Shhhh. Good morning. It is 6 a.m. It is “Fox & Friends” time. Do you have your coffee? Are you a little awake? The hosts, Ainsley Earhardt, Steve Doocy and Brian Kilmeade, are awake. And so are at least some of the 1.7 million Americans who compose their viewing audience — and so, presumably, is the man who has become their most famous audience member, the president of the United States.
“Now, over on TBS is a show — I have never seen it — starring Samantha Bee,” Doocy begins on a recent morning, when the sky outside the show’s New York studio is still dark and the three hosts are settled on their sofa. “Apparently, Samantha Bee sent her correspondent out to CPAC, and we have got a little bit of some of his observations.”
What follows is a clip you might have seen making the rounds: Bee’s correspondent observed that many young men at the conservative conference had similar “Nazi hair.” One of the men, however, turned out to have the haircut not because he shared nationalist views but because he was suffering from brain cancer. Oops.
“Oops!” says Pete Hegseth, who today is filling in for Kilmeade. “Turns out maybe you should do research before you point things like that out.”
Other news networks were currently focused on House Republicans’ controversial health-care plan, which had just been released. In the “Fox & Friends” universe — a chatty, right-tilting, pre-breakfast digestion of the news — the main story was the bungle on Samantha Bee’s program, “Full Frontal.” The Bee story merited four different slots in the three-hour program, culminating at 8:29 a.m. when Donald Trump, from his perch as the leader of the free world, retweeted the segment to his 26 million followers.
Later that week, HBO host John Oliver would announce on “Last Week Tonight” his plan to deliver a message to the president about health care via a commercial he would pay to air during a “Fox & Friends” ad break. A “professional cowboy” would be deployed to explain costs and subsidies specifically to Trump, whom Oliver assumed would be watching.
And earlier that week Trump had already gone on one of his famous early-morning Twitter romps, live-tweeting two full hours of “Fox & Friends” on subjects ranging from Russia to health care.
Donald Trump loves cable news. Cable news in general, “Fox & Friends” in particular, possibly for hours a day, knocking around the White House, tapping on his Android, having his sense of the country shaped by television.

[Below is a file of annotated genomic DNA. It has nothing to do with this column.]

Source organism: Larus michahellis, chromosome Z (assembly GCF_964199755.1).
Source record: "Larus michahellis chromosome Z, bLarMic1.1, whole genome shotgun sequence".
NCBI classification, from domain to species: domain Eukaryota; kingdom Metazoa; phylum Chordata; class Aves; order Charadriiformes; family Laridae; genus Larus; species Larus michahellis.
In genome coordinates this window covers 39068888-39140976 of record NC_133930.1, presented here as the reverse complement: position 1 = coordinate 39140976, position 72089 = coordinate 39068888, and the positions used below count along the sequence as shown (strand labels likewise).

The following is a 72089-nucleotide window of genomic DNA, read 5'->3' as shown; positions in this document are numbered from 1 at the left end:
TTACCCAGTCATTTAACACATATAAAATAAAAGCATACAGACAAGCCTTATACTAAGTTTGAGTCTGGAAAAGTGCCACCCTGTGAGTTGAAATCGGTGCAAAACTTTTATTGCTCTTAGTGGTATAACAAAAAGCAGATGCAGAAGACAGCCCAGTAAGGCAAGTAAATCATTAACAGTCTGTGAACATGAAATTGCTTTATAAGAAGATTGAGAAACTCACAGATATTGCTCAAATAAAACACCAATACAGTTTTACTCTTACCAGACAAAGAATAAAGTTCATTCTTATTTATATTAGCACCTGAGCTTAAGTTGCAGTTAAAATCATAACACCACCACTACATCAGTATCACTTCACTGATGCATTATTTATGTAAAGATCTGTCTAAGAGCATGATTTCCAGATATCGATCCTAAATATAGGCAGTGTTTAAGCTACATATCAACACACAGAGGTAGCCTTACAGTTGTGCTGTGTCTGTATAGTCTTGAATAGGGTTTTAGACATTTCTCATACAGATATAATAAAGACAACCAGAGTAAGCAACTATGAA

Pretending to understand anyone via their viewing habits is tricky, but it did make us curious: What does it feel like, to consume hours and hours of the president’s favorite TV? Perspective-changing? World-changing?
What it feels like to watch lots and lots of “Fox & Friends” will depend on whether you are the type of person who already watches lots and lots of “Fox & Friends.” Which we were not. Until last week.
“Watch,” a news banner commands on a recent episode, “as a gust of wind blows a girl off her feet as she clings to a screen door.”
On-screen, the security footage replays: A little girl runs up some porch steps and grabs the door handle, which swings open and carries her with it. “She has quite a Kung-Fu grip there,” Doocy laughs.
“Arm strength,” Earhardt says.
“Up, up and away.”
The hosts pivot to actual news: Bloomberg’s “Consumer Comfort Index,” which measures confidence in the U.S. economy, is at a 10-year high. “Is the upbeat assessment thanks to the Trump bump?” Earhardt asks jauntily.
This is the formula for “Fox & Friends” — the formula for any morning infotainment, really. Viral talkers interspersed with hard-news tidbits. On “Fox & Friends,” the hard news is Trump-friendly, the soft news is family-friendly, and everything is delivered with the same upbeat, educational tone. When they bring on the author of “Reasons to Vote for Democrats” — the joke is that the book is full of blank pages — the hosts don’t seem to hate Dems so much as deeply pity them, as they also pity “liberals” or “mainstream media.”
Are the “Fox & Friends” folks the media? Are they mainstream, with their 1.7 million viewers? No. They are on your side, which is to say the viewer’s side, which is to say the right-thinking viewer’s side. They are there to provide what the rest of the media wants to hide.
At times the hosts seem to speak directly to Trump. One day after he live-tweeted their show, they discuss what kind of tweeting would be most presidential. Serious tweeting, they tell the camera.
“Tweeting about medicine, Obamacare, immigration, jobs, policy,” Doocy says.
“Those important tweets,” affirmed Earhardt.
“Perhaps more useful to tweet about policy and important announcements,” Doocy says, “rather than, for instance, Arnold Schwarzenegger’s ratings.”
(Are you listening, Mr. President?)
Fish are shot in barrels full of straw men, as when the hosts discover that a college is inviting students to “dream of diversity” for an art installation. “What do Americans who gave their life and limb think about a little nap-in?” a host asks. A military veteran comes on the show and posits that it is better to fight for one’s country than to take naps at college.